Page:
Android variants

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    Posted: 04 September 2011 02:21 PM

    I thought the Amazon tablet rumor and Baidu’s launch of its own Android-based mobile OS makes this a good time to review the various forkings of Android and how this trend could affect Apple.

    Android variants are different from fragmented Android devices. Fragmentation is caused by:
    ? different form factors and screen sizes
    ? skins like Motoblur, HTC’s Sense & Samsung TouchWiz

    Variants go even further. They lack all or nearly all of the Google features & apps that are normally included in an Android device: voice commands, Android Market, Maps, Navigation, Voice & Search.

    Both fragmentation and variants dilute the overall Android experience. This will make Android less sticky and users could be more likely to turn to an iOS device in the future.

    Here’s an excerpt from an article that gives a broad overview of the variants. It does not include the rumored Amazon variant.

    Dianxin (Tapas): Incubated out of former Google China head Kai Fu Lee?s Innovation Works, Dianxin is creating a version of Android that?s tailored for Chinese consumers. It?s partnering with manufacturers like Acer and Sharp to bring phones with the Tapas OS to market.

    Baidu?s New Mobile Platform Baidu Yi: The Chinese search giant just unveiled Baidu Yi today, a mobile platform modeled on Android that will allow developers to distribute games and applications. The company didn?t confirm whether it was actually based on Android though.

    Lenovo?s LePhone: LePhone is a variant of Android that Chinese PC maker Lenovo introduced to help its smartphones stand out from the competition and fuel growth in its nascent mobile business. But it?s been more than a year since launch and Lenovo said in its most recent quarterly earnings call that it shipped 81,000 LePads. It also said that it shipped 500,000 LePhone devices through the quarter finishing in March. These numbers are pretty low.

    China Mobile?s OPhone: This is another flavor of Android driven by a powerful player in the ecosystem, China?s largest carrier China Mobile, which has 622 million subscribers. Unfortunately, its future is uncertain as there have been reports that the operator may cancel the project in favor of a standard version of Android.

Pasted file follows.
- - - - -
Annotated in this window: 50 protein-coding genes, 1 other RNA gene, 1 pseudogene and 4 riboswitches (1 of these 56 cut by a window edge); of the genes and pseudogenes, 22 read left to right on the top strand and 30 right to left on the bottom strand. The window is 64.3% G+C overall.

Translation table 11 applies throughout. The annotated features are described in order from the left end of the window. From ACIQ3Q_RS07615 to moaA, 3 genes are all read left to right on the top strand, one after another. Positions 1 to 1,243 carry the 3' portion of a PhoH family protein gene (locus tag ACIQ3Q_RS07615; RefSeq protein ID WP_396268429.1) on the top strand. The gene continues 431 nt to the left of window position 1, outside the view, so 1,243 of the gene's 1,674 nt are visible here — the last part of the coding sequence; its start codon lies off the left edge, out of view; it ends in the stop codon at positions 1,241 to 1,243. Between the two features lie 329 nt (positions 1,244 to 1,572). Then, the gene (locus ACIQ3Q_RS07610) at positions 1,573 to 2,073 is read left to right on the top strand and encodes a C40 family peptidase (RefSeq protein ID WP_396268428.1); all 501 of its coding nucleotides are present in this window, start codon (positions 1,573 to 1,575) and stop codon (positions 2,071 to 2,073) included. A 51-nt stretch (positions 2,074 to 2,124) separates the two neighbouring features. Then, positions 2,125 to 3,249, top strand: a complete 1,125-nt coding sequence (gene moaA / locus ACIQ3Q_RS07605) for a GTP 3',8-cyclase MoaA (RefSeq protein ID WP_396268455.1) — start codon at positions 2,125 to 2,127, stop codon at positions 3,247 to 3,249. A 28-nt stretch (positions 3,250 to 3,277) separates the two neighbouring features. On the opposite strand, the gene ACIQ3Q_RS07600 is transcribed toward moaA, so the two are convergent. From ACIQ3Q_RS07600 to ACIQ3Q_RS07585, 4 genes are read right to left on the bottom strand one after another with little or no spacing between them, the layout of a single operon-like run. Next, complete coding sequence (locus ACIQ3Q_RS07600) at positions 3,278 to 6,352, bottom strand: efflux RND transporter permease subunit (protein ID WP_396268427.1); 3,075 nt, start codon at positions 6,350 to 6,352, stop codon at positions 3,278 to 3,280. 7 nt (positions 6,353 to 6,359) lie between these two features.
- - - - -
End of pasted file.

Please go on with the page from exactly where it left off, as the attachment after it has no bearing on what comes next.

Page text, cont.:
http://www.insidemobileapps.com/2011/09/02/china-chinese-smartphone-ios-android-market/

         
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    Posted: 04 September 2011 02:54 PM #1

    I tried to catalog the history of mobile platforms here. I did not include LePhone.

    http://www.asymco.com/2011/09/04/the-proliferation-of-mobile-platforms-continues/

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    Posted: 04 September 2011 02:58 PM #2

    Or GridOS: http://www.fusiongarage.com/grid-os/about

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  • Posted: 05 September 2011 10:14 AM #3

    I’ve been thinking a lot about what people mean when they say that Android is “winning” the smart phone wars.

    Do they mean that Android is winning in market share? Which Android are they referring to?

    Are they referring to the Baidu Yi variant or the upcoming Amazon variant of the OMS variant or the Nook variant or the Tapas variant or the OPhone variant or the LePhone variant or the GridOS variant or the Bada variant?

    Since all of these variants are fundamentally different from one another, is it really appropriate to report their numbers as a single market share?

    And does market share really matter?

    HP has the single biggest market share in computers and they are abandoning the industry. Acer is number two and they lost 825 million last quarter. In mobile, the three biggest owners of market share were, respectively, Nokia, RIM and Windows Mobile. Where are they now?

    And is Android’s market share really taking advantage of the “Network Effect”?

    The Network Effect is::

    ...the effect that one user of a good or service has on the value of that product to other people. When network effect is present, the value of a product or service increases as more people use it.

    Is the Network Effect enhanced or neutered by the various Android forks described above?

    Is the Network Effect enhanced or distracted by the various competing skins such as Motoblur, HTC?s Sense & Samsung TouchWiz and others?